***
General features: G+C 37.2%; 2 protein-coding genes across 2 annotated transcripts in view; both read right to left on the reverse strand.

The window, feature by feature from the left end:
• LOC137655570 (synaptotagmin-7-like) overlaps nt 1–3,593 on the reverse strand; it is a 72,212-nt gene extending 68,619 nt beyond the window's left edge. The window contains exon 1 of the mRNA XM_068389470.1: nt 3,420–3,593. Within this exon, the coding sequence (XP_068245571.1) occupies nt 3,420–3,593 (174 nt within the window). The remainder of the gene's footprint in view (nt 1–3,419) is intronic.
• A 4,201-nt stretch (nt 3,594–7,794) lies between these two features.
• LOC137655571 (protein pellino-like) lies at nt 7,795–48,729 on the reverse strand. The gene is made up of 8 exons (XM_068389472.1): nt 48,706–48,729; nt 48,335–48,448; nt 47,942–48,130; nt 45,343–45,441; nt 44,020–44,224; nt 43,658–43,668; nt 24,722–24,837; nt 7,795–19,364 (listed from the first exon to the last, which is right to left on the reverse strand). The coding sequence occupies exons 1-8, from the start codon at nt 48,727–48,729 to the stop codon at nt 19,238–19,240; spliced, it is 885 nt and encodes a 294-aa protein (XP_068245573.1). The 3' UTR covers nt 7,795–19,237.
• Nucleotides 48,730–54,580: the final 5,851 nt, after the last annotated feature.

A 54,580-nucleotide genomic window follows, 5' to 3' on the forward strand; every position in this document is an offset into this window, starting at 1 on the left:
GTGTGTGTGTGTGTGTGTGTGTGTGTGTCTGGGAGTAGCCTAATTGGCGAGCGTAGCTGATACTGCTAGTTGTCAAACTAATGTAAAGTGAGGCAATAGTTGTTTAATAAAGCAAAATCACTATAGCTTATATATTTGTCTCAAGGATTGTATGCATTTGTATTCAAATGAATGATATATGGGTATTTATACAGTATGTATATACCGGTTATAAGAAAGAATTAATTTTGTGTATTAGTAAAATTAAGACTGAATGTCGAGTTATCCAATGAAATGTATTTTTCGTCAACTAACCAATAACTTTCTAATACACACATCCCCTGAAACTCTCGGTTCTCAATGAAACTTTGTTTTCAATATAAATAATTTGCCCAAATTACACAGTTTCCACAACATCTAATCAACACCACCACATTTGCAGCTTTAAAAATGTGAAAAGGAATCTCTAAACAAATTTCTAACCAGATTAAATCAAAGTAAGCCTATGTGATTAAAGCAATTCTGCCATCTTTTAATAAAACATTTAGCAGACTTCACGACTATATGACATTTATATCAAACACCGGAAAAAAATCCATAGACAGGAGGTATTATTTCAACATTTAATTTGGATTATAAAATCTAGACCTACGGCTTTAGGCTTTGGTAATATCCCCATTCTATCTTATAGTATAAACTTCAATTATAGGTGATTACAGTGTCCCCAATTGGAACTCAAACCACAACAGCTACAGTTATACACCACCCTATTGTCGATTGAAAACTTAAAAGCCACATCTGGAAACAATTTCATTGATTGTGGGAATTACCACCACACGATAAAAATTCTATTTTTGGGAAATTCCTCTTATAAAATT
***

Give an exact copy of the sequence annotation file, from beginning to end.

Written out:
General features: G+C 37.2%; 2 protein-coding genes across 2 annotated transcripts in view; both read right to left on the reverse strand.

The window, feature by feature from the left end:
• LOC137655570 (synaptotagmin-7-like) overlaps nt 1–3,593 on the reverse strand; it is a 72,212-nt gene extending 68,619 nt beyond the window's left edge. The window contains exon 1 of the mRNA XM_068389470.1: nt 3,420–3,593. Within this exon, the coding sequence (XP_068245571.1) occupies nt 3,420–3,593 (174 nt within the window). The remainder of the gene's footprint in view (nt 1–3,419) is intronic.
• A 4,201-nt stretch (nt 3,594–7,794) lies between these two features.
• LOC137655571 (protein pellino-like) lies at nt 7,795–48,729 on the reverse strand. The gene is made up of 8 exons (XM_068389472.1): nt 48,706–48,729; nt 48,335–48,448; nt 47,942–48,130; nt 45,343–45,441; nt 44,020–44,224; nt 43,658–43,668; nt 24,722–24,837; nt 7,795–19,364 (listed from the first exon to the last, which is right to left on the reverse strand). The coding sequence occupies exons 1-8, from the start codon at nt 48,727–48,729 to the stop codon at nt 19,238–19,240; spliced, it is 885 nt and encodes a 294-aa protein (XP_068245573.1). The 3' UTR covers nt 7,795–19,237.
• Nucleotides 48,730–54,580: the final 5,851 nt, after the last annotated feature.

A 54,580-nucleotide genomic window follows, 5' to 3' on the forward strand; every position in this document is an offset into this window, starting at 1 on the left:
GTGTGTGTGTGTGTGTGTGTGTGTGTGTCTGGGAGTAGCCTAATTGGCGAGCGTAGCTGATACTGCTAGTTGTCAAACTAATGTAAAGTGAGGCAATAGTTGTTTAATAAAGCAAAATCACTATAGCTTATATATTTGTCTCAAGGATTGTATGCATTTGTATTCAAATGAATGATATATGGGTATTTATACAGTATGTATATACCGGTTATAAGAAAGAATTAATTTTGTGTATTAGTAAAATTAAGACTGAATGTCGAGTTATCCAATGAAATGTATTTTTCGTCAACTAACCAATAACTTTCTAATACACACATCCCCTGAAACTCTCGGTTCTCAATGAAACTTTGTTTTCAATATAAATAATTTGCCCAAATTACACAGTTTCCACAACATCTAATCAACACCACCACATTTGCAGCTTTAAAAATGTGAAAAGGAATCTCTAAACAAATTTCTAACCAGATTAAATCAAAGTAAGCCTATGTGATTAAAGCAATTCTGCCATCTTTTAATAAAACATTTAGCAGACTTCACGACTATATGACATTTATATCAAACACCGGAAAAAAATCCATAGACAGGAGGTATTATTTCAACATTTAATTTGGATTATAAAATCTAGACCTACGGCTTTAGGCTTTGGTAATATCCCCATTCTATCTTATAGTATAAACTTCAATTATAGGTGATTACAGTGTCCCCAATTGGAACTCAAACCACAACAGCTACAGTTATACACCACCCTATTGTCGATTGAAAACTTAAAAGCCACATCTGGAAACAATTTCATTGATTGTGGGAATTACCACCACACGATAAAAATTCTATTTTTGGGAAATTCCTCTTATAAAATT